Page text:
Most coaches agree that strength, conditioning and skills are the foundations on which fitness athletes are built. Our sport will test your strength at minute 15 of a WOD, and demand precision by testing gymnastics after dozens of heavy barbell lifts. While we generally agree on the importance of strength, conditioning and skills, our approach to athlete development is a little different than some other programs.
For one thing, we do a lot fewer MetCons. Conventional MetCons rarely align with the time domains or work/rest ratios useful for comprehensive conditioning, and they rarely permit sufficient development of skills. The time most programs devote to MetCons is used instead for skills, conditioning and accessory work. MetCons are incredibly taxing and, done too often, impede strength gains. Improving your strength, skills and conditioning will improve your MetCon results, but the reverse is simply not true. Let's talk about how we deliver results for athletes at all levels:
Strength: Strength tests in our sport are getting more creative (sandbags, heavy kettlebells, “worms” etc.) but the basics of strength training remain unchanged. We squat, deadlift, press and carry. For weightlifting, we program lots of submaximal reps, until great technique becomes a habit. Classic strength training paired with lots of lighter weightlifting reps makes our athletes stronger and faster. Outstanding strength rarely occurs without outstanding form, so we incorporate accessory work to correct imbalances and eliminate specific weaknesses. Common targets include core and back strength, joint stability, and force production at the end-ranges of motion; our athletes accomplish big things because they work on little things. If you can squat without the bar shifting forward, stabilize a snatch overhead and maintain great posture during a 100-yard unbroken heavy farmers carry, then overhead walking lunges, sandbag events, and various other odd objects will be no problem.
Conditioning: We use a combination of endurance training, speed work and intervals to elicit the desired conditioning adaptations. Building capacity, like building strength, takes time. Once you’ve got some serious capacity, we introduce applied conditioning. Applied conditioning is a mix of classical conditioning (run, bike, row) with low-complexity exercises such as burpees and lightweight barbell exercise. The intent of applied conditioning is to introduce and measure mixed-modal conditioning without worrying about complexity or skills. Rowing a sub-17 5k indicates a great aerobic engine. What happens to your 1k splits when you have to do 20 burpees every 1k? And how long does each set of 20 take? Applied conditioning tells us a lot about how your capacity will carry over to competition.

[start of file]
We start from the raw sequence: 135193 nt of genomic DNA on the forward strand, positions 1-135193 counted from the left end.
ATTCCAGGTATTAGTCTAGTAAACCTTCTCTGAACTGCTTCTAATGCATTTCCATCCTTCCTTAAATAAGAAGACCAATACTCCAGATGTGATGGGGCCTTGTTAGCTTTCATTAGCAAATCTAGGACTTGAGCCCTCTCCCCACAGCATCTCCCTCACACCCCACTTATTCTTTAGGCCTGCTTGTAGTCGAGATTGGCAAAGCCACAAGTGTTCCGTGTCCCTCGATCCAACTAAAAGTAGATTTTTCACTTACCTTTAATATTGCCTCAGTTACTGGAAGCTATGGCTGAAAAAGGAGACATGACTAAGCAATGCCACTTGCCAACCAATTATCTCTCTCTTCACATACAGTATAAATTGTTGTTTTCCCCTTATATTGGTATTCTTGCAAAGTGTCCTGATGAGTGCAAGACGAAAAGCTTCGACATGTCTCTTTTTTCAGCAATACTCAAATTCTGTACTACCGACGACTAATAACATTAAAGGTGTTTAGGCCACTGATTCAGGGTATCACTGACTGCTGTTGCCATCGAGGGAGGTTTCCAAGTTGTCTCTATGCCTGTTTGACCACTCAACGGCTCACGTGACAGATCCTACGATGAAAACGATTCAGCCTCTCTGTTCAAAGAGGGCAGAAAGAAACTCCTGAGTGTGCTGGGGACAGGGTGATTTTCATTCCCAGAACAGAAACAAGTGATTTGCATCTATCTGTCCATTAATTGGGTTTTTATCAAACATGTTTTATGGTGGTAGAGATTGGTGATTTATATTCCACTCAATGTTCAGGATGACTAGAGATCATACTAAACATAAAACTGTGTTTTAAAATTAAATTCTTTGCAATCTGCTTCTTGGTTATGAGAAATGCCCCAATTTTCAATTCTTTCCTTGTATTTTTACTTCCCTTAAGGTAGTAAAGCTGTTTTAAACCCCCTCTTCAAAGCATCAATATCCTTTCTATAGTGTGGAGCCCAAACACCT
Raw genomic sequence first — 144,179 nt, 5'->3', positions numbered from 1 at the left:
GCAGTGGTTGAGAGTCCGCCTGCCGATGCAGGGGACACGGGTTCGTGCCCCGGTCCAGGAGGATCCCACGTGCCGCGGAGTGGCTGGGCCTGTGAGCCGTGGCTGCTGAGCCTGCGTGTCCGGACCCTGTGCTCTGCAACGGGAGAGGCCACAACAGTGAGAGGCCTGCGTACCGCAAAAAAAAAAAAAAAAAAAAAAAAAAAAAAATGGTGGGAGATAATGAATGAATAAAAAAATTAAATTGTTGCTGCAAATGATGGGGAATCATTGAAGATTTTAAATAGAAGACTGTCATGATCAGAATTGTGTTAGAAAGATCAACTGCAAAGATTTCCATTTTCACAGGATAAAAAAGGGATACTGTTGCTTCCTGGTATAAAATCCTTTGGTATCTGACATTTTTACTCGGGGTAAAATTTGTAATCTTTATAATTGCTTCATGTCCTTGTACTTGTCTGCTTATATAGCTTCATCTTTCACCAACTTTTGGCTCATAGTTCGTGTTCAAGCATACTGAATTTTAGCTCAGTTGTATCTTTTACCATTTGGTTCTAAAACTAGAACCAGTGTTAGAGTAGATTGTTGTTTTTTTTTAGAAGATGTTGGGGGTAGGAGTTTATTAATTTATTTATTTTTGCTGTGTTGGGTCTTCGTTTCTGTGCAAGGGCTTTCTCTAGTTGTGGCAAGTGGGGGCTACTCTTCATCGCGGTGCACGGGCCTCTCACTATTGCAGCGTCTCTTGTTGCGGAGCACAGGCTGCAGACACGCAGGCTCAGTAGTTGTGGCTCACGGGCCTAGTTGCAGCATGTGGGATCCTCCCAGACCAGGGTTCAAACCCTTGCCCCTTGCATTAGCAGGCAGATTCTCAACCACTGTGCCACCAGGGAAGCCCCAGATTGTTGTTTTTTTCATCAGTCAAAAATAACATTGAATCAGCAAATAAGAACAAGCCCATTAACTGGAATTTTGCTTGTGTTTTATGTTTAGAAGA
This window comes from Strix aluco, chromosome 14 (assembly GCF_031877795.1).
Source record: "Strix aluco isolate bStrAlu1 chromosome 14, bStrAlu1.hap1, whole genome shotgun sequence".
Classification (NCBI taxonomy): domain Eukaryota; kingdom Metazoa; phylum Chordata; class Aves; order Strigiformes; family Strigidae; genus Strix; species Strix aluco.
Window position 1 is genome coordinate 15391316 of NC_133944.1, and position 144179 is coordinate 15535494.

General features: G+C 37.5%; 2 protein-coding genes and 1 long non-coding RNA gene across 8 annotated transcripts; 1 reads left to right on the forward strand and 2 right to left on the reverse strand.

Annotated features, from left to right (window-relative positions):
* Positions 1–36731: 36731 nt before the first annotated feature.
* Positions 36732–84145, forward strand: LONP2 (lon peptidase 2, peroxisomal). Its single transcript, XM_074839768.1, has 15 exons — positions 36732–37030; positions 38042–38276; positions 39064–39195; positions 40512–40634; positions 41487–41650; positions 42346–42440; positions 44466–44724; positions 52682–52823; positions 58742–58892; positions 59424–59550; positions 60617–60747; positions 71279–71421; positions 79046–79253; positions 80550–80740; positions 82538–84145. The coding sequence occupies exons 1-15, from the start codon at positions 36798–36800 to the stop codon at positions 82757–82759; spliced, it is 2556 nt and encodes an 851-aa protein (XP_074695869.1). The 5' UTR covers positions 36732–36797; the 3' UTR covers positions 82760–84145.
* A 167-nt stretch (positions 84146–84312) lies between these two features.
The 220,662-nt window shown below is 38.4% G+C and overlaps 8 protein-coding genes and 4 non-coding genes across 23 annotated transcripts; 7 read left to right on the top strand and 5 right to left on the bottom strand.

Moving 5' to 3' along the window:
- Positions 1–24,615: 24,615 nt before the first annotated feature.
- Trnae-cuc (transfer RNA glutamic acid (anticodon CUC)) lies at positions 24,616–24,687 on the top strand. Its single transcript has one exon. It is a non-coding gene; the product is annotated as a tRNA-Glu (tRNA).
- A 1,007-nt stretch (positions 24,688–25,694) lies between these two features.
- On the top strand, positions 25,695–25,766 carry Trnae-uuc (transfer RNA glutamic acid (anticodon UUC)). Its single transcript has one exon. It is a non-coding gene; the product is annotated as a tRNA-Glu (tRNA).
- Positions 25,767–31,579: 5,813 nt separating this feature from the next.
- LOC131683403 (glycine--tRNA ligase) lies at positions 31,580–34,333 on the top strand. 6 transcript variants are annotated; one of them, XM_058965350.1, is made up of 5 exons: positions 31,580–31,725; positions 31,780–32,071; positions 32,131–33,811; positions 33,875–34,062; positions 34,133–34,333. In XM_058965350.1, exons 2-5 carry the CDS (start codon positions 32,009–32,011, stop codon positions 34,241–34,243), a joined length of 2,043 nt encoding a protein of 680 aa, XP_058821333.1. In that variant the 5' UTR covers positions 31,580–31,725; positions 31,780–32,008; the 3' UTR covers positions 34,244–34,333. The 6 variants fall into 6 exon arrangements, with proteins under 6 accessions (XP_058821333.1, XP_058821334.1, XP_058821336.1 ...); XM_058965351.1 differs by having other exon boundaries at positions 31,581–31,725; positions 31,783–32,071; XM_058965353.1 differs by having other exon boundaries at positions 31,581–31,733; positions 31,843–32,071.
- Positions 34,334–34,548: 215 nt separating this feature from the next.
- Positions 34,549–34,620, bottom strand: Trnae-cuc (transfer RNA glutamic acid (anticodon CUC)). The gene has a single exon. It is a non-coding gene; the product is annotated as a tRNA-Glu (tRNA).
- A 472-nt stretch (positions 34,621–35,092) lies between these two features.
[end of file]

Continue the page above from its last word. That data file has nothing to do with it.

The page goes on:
Skills: We do more skills work than most other programs. Much of it is done at moderate intensity, off the clock. Here, we emulate other sports. A basketball player working on their jump shot is better off taking 300 shots a day at moderate intensity than simply playing a game every day. Shots taken in practice train the body to shoot without thought at game pace. We believe that toes to bar, handstand pushups and the other movements common to our sport should be developed the same way: at moderate intensity, using lots of reps, until you can execute them thoughtlessly at game speed. Too many programs confuse skills development with conditioning, and end up with exhausted athletes who progress slowly. You don’t need a huge engine to do 50 toes to bar. You need efficient movement. This is the key idea around our skills development.